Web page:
Wednesday, November 20, 2013

Labyrinth

I was introduced to a new religious archetype this weekend, the labyrinth.

Some friends and I were exploring the grounds of Vanderbilt University in Nashville, Tennessee and we found ourselves at the Scarritt Bennett Center, a religious institution and retreat.  We followed the signs toward the garden and found a labyrinth set into the ground with paving stones. It was in the center of a lovely courtyard with trees dropping vibrant yellow and red leaves onto the grass below. The air was fresh with just a nip of cold in it, something that I didn't realize I missed, having spent my fall in humid, rainy Dallas. It was a lovely, affirming morning.

But it got even better.

The labyrinth is an interesting icon. Anthology has taught us that it was an important symbol in Greek myth, Tantric Buddhism, Native American mythology, and Egyptian culture. Many people use it the word synonymously with "maze," but they are not the same thing.

I started at the beginning of the labyrinth, sort of as a lark, but with each turn, I got more and more emotional until I was almost in tears by the time I stepped into the center.  It was such a beautiful experience. My friends and I discussed it and made a few realizations.

The first is that if you look at the center or the other paths, you're going to be confused when the path you're on changes course unexpectedly. The best move, for motion-sickness-avoiding sake, is to look as far down your own path as you can and look for the turn ahead, then look for the next turn after that, and so on, and turn by turn, you'll eventually get where you're going.

The next is that there will be times when you're really close to the center, but your path will suddenly bear farther away for a few moments. It's actually really frustrating being one bank away from the center one moment and then four banks away the next.  But that's how it goes.

The final thought we had is the difference between mazes and labyrinths. As the plaque in the SBC's courtyard explained, a labyrinth has no tricks or dead ends.  There is one path and it always leads to the center if one presses forward long enough.

Do you remember the experience I had with my Heavenly Father a few weeks ago? When His soft, gentle voice told me that it would be okay someday, even though now was shit?  Since then, my life has been exponentially easier.  Don't get me wrong, it still sucks being me in a lot of ways (and it rocks being me in just as many ways [US Grand Prix was this weekend and I was there :) ]), but through it all, I have hope that it will be okay, and the mere presence of that hope makes all the difference.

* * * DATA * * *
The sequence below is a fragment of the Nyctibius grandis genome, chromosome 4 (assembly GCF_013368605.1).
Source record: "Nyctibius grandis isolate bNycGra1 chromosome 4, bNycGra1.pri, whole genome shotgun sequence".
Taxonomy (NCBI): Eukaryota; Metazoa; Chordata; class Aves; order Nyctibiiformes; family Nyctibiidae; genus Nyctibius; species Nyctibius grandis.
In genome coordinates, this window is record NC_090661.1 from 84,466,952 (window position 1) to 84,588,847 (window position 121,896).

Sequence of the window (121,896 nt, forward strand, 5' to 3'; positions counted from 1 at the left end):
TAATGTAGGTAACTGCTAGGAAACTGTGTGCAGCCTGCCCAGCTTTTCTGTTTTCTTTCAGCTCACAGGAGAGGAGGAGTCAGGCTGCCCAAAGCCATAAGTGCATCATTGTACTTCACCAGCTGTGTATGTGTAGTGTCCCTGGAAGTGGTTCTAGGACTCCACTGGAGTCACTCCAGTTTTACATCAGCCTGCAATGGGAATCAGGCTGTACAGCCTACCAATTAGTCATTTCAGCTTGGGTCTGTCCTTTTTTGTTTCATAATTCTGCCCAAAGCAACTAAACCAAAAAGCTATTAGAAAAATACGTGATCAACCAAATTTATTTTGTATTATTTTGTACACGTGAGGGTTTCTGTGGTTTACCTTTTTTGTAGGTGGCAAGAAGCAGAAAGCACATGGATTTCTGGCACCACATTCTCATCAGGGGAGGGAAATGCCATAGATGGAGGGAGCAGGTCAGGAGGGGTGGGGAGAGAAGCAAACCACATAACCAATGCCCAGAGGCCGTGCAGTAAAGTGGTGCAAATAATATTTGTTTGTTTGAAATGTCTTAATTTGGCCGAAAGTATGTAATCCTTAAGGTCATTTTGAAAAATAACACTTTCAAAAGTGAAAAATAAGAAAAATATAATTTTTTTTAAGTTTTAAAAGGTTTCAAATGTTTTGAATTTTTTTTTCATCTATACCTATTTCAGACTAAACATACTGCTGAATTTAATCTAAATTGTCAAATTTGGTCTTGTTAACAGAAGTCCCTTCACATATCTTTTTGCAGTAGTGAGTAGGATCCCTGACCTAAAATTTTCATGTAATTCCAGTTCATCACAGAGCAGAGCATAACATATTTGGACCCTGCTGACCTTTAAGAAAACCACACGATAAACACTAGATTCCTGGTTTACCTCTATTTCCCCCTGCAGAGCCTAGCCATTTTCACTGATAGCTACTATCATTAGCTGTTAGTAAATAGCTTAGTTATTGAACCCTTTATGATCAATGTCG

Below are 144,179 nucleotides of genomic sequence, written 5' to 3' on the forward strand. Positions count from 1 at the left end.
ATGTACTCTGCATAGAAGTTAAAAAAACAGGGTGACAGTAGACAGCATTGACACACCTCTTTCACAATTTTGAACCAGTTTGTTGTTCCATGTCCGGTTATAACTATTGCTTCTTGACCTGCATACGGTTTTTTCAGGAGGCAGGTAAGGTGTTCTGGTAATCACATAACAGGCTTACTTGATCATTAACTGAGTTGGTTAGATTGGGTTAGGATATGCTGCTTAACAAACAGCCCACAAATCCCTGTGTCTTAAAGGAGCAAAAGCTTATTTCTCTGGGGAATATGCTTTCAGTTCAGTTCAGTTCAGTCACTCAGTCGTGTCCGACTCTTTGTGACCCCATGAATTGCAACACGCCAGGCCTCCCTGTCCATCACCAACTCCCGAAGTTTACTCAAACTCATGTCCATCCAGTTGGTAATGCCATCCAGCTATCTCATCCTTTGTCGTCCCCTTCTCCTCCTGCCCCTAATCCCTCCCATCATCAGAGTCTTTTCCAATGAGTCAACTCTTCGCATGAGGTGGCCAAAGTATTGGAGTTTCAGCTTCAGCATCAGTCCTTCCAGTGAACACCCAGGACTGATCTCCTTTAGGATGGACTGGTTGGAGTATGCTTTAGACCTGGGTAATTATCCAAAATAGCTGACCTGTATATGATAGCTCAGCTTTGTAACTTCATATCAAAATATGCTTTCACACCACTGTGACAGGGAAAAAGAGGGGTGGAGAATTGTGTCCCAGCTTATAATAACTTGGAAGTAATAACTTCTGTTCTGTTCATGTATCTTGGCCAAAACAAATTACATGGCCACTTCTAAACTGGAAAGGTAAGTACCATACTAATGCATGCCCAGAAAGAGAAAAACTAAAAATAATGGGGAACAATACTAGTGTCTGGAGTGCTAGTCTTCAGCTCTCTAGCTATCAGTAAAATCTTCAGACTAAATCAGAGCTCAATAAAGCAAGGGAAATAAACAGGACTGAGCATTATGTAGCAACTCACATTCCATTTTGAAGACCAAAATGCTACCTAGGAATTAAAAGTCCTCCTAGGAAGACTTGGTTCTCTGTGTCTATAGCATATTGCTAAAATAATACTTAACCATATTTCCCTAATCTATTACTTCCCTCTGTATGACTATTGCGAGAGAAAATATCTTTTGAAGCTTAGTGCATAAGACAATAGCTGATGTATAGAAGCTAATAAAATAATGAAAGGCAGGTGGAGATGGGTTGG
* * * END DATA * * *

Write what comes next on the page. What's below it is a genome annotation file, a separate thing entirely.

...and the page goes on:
That's what this labyrinth was to me.  It was proof that life turns out okay, even if the path you're on is circuitous, serpentine, and inefficient.  If you press forward and only look as far ahead as the next turn, you'll get there eventually.

I took a video of the path.  Feel free to watch and experience it through my eyes.

video

Monday, November 11, 2013

Snapchat and religious devotion

I've got a friend at work who likes to organize little employee lunches.  We all grab a bite at some dive, gossip about work and our social lives, laugh, cackle, guffaw, etc.  Sometimes, it's just me and her at these lunches and I like those lunches better than most.

This girl swears like a sailor in her odd, Texas-meets-New York accent and her topics of choice usually include who's banging who, trips we all should take (usually to Vegas or Winstar Casino), good concerts coming up, and so on.  She dresses well too and is always put together.  In all respects, she's a pretty typical young American woman.

Sunday, November 3, 2013

I can wait.

About a week ago, I was on the receiving end of some pretty sad emotional wounds. Church is hard, dating is hard, family is hard, and I'm just not adjusting very well to life away from what is familiar.

The straw finally came on Wednesday when I found out that a friend of mine had been lying about stuff to avoid hanging out with me. I felt betrayed and cheap and sad and I immediately started weeping bitterly.

As a sidebar, I often feel as though God chooses to love me in a passive-aggressive way.  I feel incredible guilt when He blesses me, but when life is difficult for whatever reason,  I always interpret it to be a manifestation of His anger.  I'm not blaming any of this on Him, but I can't seem to ever feel His love.  I always feel like He's either dangling blessings in front of me and then guilting me when He gives them, or He withholds love from me like a petulant child.  Unconditional love is not something I understand.

As I cried silently into my pillow, I prayed that if God knew the end from the beginning, then He knew how my story was going to turn out.  I asked Him to tell me if things ever got better and if I'd ever be happy somehow. Almost immediately, I felt calm and tranquil and knew that my happy ending would come, even if I didn't know how or when.  I knew that God knew, and without putting any qualifications on it, He gave me that knowledge to calm me down and help me feel peace.

I was still sad, but the tears stopped flowing and for the first time in a LONG time, I felt humble. I said, out loud, "Okay, I'll wait.  I can wait for things to be good."

Things aren't good.  But they will be good.  And that's enough.  I can wait.

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